The cathedral attracts between 12 and 14 million visitors annually, with a population of over 30,000 a day. Notre Dame is also a haven for visitors, and many couples hope to marry under its famous gothic arches.

Every day there are five worship ceremonies and on Sunday there are seven. A total of over 2,000 are held annually. In 2013, the cathedral substituted nine giant clocks and was being restored with its distance that collapsed by fire.

Legend of St. Genevieve Notre Dame Paris

The Sacristy was completely reconstructed between 1845 and 1850 with two arms to the cathedral in the edifices grouped around a square cloister. This cloister’s arcades are made up of 18 windows depicting Saint Genevieve’s legend. Under each Latin window is a description of the scene.

Kilometre Zero

Claude Gauvard, the Middle Ages expert and author of a book about the Gothic classic dating back to the other side of the 12th century, also said AFP that the cultural significance of the place wasn’t overestimated.

On the heart of the region, Notre-Dame is a sign of Paris, a symbol of tranquilly, union and Concorde.

The distance to some other locations from the French capital is also estimated at kilometre zero.

This is maybe one of the cathedrals that are most peaceful; at the same time it represents the work of the artisans who designed it — but it was much loved and unloved over the years.

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Rose Windows

Notre Dame’s three rose windows are well known Christian works of art. Masters Jean de Chelles and Pierre de Montreuil crafted the South Rose. The total height of the glazed windows measures nearly 19 metres, such as the skylight on which it stands.


The cathedral features monuments that illustrate the stories of the Bible, arcades in rib vault and flying buttresses. It contains sculptures of different supernatural beings and monsters that are a sign of warnings to those that do not obey the Church’s teachings.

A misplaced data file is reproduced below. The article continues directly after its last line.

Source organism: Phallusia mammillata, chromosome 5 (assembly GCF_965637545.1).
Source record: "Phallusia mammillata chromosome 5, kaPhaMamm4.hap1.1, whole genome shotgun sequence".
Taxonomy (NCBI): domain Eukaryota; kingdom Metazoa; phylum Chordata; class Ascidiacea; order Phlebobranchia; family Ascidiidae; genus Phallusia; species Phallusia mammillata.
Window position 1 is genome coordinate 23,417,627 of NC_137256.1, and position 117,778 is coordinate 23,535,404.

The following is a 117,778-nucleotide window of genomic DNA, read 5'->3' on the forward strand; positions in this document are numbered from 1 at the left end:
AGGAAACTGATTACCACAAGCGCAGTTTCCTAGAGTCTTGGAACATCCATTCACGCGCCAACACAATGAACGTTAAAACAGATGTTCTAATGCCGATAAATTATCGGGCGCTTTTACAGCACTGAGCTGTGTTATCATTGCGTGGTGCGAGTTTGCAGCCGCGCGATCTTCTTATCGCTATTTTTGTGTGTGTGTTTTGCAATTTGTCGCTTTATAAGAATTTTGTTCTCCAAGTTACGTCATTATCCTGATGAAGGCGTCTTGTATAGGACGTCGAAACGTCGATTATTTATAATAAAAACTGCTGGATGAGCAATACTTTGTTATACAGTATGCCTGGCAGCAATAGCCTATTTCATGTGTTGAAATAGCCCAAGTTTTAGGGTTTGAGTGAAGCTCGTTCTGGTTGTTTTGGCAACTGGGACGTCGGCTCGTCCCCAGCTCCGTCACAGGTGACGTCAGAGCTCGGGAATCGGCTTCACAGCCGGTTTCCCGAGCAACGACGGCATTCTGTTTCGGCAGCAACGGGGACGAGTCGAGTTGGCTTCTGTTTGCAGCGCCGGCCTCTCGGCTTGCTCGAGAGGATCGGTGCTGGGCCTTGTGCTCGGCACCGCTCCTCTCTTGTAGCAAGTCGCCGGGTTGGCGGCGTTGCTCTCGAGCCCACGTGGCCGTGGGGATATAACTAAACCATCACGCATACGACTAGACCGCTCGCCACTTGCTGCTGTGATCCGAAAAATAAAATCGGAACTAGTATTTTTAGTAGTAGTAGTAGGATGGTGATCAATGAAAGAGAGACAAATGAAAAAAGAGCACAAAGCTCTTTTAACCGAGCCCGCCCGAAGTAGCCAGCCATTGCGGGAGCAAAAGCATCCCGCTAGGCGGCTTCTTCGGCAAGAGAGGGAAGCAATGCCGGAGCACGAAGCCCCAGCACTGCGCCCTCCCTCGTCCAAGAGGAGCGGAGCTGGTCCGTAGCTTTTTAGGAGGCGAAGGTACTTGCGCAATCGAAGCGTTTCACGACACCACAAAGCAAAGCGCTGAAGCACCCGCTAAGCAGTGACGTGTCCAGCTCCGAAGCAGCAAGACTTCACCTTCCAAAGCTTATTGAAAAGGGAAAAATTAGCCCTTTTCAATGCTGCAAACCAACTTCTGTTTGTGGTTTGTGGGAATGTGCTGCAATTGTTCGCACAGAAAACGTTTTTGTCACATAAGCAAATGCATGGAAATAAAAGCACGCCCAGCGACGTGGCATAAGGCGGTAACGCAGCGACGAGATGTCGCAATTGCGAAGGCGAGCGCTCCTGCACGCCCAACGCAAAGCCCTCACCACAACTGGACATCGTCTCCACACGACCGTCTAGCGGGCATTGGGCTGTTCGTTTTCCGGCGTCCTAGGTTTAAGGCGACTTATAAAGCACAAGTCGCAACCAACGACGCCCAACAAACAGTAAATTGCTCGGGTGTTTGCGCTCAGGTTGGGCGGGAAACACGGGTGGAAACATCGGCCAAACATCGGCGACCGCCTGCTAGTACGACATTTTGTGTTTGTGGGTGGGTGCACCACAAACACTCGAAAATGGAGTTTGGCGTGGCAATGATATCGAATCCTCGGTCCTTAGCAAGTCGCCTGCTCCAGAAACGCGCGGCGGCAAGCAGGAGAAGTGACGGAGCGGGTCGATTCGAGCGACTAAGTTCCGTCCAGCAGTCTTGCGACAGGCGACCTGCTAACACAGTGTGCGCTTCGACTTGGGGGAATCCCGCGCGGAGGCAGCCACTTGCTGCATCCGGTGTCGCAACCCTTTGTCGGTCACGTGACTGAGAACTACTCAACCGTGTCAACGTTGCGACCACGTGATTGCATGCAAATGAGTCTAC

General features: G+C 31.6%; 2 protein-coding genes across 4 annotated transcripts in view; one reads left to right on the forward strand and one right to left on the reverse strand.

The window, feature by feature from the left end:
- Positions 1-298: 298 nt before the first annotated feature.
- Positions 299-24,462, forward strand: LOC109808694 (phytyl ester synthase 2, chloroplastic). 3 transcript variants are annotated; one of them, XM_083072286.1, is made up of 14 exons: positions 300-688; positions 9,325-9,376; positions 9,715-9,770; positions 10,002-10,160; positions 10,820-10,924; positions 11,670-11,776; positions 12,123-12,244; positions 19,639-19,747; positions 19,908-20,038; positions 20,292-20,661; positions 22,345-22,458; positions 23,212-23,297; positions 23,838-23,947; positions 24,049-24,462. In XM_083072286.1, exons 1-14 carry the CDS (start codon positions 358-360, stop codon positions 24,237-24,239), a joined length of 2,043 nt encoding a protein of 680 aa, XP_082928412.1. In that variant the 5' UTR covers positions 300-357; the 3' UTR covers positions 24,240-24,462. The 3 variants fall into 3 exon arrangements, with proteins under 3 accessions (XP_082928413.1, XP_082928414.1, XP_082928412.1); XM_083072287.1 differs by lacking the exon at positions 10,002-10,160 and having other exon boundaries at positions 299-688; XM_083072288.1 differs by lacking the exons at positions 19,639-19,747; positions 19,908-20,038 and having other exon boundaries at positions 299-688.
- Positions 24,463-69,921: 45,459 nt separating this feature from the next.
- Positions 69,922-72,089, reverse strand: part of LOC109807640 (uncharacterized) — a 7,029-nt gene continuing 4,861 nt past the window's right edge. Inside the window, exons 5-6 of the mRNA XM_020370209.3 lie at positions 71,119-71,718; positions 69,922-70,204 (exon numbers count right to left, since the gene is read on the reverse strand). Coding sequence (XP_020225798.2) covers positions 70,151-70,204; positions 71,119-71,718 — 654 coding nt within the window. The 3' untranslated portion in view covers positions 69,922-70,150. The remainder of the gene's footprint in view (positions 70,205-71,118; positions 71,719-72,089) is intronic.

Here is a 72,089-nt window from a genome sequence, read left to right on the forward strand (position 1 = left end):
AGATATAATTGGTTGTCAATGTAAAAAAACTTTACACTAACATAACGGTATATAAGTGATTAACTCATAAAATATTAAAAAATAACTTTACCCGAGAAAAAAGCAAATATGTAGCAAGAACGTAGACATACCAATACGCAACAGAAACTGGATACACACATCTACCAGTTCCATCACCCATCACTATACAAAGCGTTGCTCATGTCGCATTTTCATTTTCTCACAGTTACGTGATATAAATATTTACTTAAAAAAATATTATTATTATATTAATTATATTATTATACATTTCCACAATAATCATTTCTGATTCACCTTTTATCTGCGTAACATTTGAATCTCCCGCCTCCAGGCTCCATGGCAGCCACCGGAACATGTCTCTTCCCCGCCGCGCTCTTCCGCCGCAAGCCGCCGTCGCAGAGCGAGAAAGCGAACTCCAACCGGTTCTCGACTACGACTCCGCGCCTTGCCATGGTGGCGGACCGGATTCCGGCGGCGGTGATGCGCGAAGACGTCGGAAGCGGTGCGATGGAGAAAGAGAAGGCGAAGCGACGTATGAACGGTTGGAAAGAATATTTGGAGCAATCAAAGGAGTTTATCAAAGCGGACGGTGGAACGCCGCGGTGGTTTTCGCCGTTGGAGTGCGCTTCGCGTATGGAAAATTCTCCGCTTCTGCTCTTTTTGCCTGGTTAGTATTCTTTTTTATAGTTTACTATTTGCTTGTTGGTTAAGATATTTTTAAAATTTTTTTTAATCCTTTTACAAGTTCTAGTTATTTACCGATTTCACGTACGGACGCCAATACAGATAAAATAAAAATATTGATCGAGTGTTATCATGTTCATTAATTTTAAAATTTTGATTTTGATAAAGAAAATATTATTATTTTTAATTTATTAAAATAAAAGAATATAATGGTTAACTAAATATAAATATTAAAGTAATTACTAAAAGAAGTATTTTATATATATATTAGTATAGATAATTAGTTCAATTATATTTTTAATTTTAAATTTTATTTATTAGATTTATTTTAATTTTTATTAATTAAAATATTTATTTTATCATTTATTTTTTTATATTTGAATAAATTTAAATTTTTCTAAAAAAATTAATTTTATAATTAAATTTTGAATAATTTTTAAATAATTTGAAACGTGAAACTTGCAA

Notre-Dame Spire Immortalised by Victor Hugo

The novel “The Hunchback of Notre-Dame” (1831, immortalising the cathedral in literary canon), was written by one of France’s leading writer, Victor Hugo.

Hugo codified in his colleagues the importance of Gothic Cathedrals and one of his main goals was to protect and preserve mediaeval beauty in the novel.

1,300 Oak Tree Frames

The cathedral’s wooden frames are made up of 1,300 oak trees, represented successfully over 21 hectares of woods.

Joan of Arc

The Cathedral has undergone many refurbishments and was built over 200 years. In 1431 Heinrich VI was appointed as King inside the Cathedral and in 1804 Napoleon Bonaparte became the Ruler. It was also the location of Joan of Arc’s canonization.

Reconstruction of Notre-Dame Cathedral

The Cathedral was under restoration when, on 15 April of 2019, the fire broke via its wooden ceiling and the roof, which endangered the destruction of one of the greatest design wonders of the Western world.

Fixings must begin with the careful removal at the rear of the building of 50,000 tubes of warped railings, which was said by Jean-Louis Georgelin, the retired general army responsible for the project, to be finished by September last month to enable renovation work to start at the beginning of next year.